The story of Binayak is just the most high-profile example of hundreds of unnamed individuals like him, caught in the cross-hair of a State at war with its own people. Like theirs, his story is the story of suspended reason, suspended logic and suspended freedom that is the inevitable outcome of a State that paralyses itself with the scare of “national security.” In many ways, Chhattisgarh is now seen as the epicenter of a Maoist insurgency that cuts across 13 states. In Chhattisgarh, by the government’s own admission, most of Bastar and Dantewada are out of its jurisdiction. This is undoubtedly a difficult situation. Each year, hundreds of policemen, hapless tribals, and symbols of the state — bridges, jails, telegraph poles — are blown up by extremists. By Home Ministry estimates, there were 311 casualties in Chhattisgarh in 2007; 571 nationwide. Sympathisers will tell you Maoists have local support — how much of this is voluntary, how much coercion, one can never accurately tell: the only way you can report on the Maoists is if they take you into the jungles to their camps. What you get then is obviously selective information. Typically though, all the regions under Maoist influence are regions where the government has been culpably remiss. Either schools, primary health care, roads, electricity, livelihood — all the benign functions of State — are completely missing. Or, the government is on a rampage of development and industrialisation, which is at odds with local aspirations and needs.
With predictable myopia, the Indian State has been meeting grievance with violence, illness with extermination. Not cure. Draconian laws. CRPF battalions. IRP battalions. Increased militarisation. Thousands of crores for upgrading police. Special funds for Naxal-affected States. An invitation to competitive violence: that has been the government’s response to grassroots militancy. In Chhattisgarh, this manifested itself particularly harmfully in 2005 as the government-sponsored counter-revolution(by establishing an armed militia): the now infamous Salwa Judum, which pitted villager against villager and triggered a bloody civil war. 644 villages have been forcibly evacuated by the government, their residents forced into sub-human camps. Smoke out the support, is the State’s war cry. Civil rights activists tell you, the State’s real quarry is not even the Maoists, but the iron-rich soil, ready to be handed to private corporations, Nandigramstyle. There are rumours that the makeshift camps are now going to be turned into official revenue villages, which will force tribals to abdicate all the original evacuated land to the government. All of that is speculation still; but the excesses of the Salwa Judum are real.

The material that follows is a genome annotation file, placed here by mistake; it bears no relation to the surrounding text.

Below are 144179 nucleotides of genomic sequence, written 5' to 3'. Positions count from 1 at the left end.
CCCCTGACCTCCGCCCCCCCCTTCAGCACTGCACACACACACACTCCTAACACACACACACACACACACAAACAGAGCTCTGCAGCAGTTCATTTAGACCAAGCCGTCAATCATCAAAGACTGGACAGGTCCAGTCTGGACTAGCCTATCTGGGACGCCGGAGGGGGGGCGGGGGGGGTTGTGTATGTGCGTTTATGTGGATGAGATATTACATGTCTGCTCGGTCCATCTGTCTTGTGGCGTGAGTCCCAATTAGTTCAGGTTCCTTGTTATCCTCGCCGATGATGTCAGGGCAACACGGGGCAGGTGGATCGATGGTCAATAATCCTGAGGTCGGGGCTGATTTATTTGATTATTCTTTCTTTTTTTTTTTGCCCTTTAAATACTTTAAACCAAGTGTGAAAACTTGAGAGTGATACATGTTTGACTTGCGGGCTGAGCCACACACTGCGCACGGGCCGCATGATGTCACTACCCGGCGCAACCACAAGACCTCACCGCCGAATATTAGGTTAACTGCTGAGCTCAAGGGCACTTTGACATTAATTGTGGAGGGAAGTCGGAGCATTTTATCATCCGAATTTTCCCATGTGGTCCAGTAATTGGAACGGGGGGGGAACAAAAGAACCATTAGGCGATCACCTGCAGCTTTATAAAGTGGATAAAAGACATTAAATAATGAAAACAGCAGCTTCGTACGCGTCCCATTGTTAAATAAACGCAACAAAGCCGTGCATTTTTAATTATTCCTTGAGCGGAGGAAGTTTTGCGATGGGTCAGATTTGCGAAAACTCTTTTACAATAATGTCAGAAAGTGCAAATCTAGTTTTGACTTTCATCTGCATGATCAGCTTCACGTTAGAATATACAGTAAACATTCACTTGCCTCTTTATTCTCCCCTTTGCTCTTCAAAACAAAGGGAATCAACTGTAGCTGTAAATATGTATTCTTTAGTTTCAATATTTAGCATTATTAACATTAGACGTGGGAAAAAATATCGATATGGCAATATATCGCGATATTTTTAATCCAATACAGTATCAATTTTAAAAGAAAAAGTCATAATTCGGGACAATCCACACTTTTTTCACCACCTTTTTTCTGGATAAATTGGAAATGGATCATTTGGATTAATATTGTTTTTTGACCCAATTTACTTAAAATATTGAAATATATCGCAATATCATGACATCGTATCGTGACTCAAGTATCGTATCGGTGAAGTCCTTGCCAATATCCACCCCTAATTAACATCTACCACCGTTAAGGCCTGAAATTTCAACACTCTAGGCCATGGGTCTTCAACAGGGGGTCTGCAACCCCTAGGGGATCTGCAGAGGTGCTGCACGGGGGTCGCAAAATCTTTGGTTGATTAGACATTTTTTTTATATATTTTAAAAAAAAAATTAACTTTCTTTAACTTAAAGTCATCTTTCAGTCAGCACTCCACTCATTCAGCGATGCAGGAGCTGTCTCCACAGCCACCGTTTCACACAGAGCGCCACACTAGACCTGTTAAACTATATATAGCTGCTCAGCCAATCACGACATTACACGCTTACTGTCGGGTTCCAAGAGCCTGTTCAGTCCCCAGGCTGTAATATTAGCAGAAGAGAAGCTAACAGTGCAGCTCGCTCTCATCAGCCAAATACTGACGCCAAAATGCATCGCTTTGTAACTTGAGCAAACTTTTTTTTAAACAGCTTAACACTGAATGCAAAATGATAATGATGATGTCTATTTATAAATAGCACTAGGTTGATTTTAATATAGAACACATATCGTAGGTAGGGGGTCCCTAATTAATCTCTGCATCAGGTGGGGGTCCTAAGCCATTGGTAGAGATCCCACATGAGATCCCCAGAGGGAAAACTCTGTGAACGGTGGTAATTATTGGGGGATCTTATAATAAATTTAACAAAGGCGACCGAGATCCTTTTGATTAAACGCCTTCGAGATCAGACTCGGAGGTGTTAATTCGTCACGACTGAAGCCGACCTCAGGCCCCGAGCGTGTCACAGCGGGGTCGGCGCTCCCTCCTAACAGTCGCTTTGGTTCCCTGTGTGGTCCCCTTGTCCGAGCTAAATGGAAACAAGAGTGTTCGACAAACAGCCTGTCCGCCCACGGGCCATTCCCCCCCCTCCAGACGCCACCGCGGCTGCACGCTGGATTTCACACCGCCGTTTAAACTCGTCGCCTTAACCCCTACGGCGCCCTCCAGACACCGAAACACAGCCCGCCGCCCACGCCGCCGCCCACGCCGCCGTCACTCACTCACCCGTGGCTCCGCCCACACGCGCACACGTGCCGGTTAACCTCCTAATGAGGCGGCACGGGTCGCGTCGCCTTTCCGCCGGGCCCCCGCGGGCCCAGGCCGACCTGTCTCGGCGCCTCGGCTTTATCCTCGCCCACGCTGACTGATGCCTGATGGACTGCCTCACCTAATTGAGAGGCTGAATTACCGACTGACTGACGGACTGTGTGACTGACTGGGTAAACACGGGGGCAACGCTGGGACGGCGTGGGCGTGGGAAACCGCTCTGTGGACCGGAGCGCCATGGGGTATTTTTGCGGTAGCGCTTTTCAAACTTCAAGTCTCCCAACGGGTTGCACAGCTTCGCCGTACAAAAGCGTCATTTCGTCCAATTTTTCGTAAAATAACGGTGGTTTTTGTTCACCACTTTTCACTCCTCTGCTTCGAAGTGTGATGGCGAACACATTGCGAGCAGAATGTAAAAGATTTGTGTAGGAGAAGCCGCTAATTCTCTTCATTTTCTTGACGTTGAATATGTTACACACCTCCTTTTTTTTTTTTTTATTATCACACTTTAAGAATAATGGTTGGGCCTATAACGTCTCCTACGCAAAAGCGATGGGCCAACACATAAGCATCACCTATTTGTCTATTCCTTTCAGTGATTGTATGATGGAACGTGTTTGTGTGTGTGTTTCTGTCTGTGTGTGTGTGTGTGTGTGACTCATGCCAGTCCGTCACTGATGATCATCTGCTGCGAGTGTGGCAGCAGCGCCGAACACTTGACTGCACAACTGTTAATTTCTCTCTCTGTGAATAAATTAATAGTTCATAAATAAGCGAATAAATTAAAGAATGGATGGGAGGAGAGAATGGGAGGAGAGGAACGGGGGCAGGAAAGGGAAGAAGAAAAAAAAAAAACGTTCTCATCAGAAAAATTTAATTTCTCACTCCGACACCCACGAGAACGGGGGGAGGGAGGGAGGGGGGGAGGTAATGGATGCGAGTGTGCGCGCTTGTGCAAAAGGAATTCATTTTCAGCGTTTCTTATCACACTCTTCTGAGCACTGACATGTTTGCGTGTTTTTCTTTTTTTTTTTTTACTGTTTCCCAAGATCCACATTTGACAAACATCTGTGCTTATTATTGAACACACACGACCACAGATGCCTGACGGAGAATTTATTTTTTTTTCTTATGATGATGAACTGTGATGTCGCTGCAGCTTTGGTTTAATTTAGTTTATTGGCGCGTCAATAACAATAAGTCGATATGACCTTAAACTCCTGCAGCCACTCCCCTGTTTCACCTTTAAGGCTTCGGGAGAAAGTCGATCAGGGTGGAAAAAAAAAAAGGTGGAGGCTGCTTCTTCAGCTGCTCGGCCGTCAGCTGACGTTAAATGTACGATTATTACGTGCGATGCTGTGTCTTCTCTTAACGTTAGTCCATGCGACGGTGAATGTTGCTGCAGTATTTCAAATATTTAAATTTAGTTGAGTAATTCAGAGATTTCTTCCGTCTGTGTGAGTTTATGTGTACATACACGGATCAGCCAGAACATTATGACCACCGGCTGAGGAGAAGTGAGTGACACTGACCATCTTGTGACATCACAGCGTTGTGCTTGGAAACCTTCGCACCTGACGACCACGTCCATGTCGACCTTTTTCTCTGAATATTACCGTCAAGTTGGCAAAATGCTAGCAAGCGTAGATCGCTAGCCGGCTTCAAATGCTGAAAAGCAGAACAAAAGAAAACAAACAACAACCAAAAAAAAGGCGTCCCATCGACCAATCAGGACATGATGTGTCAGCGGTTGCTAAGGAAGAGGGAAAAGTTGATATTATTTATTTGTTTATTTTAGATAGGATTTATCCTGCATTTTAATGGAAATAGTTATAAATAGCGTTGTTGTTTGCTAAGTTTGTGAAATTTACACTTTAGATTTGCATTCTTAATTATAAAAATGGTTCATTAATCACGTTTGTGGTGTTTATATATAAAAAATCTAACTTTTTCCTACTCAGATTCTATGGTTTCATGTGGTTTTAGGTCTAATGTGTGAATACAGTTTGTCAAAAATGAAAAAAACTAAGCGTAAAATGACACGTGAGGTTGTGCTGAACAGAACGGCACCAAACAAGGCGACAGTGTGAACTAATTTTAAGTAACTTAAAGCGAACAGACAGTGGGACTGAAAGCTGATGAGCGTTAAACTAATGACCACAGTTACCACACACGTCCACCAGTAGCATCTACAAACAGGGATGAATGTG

In December 2005, Binayak led a 15-member team from different organisations and published a scathing report on the Salwa Judum. It was the first of many reports that would expose and embarrass the government.
It’s this back story that made Binayak so unpalatable to the government. Consciously or subconsciously, it wanted to make a lesson of him. Perhaps even that is to accord more coherence to the State than it deserves. The real story of Binayak is the myopia of an unintelligent, scare-mongering State. Having declared Maoists as the “gravest threat to national security”, the Indian government has got itself into a George Bush like-twist. It sees weapons of mass destruction where there are none. Men like Binayak Sen start to look like Osama Bin Laden. Such are the perception tricks the “national security” prism can play on you.
Please support the world wide campaign to release Dr Sen immediately on Bail pending a Fair and Prompt trail.
Demonstrate to mark the second anniversary of Binayak Sen's imprisonment -outside the Indian HighCommission in Aldwych , London (nearest Tube Holborn) From 2-6 pm.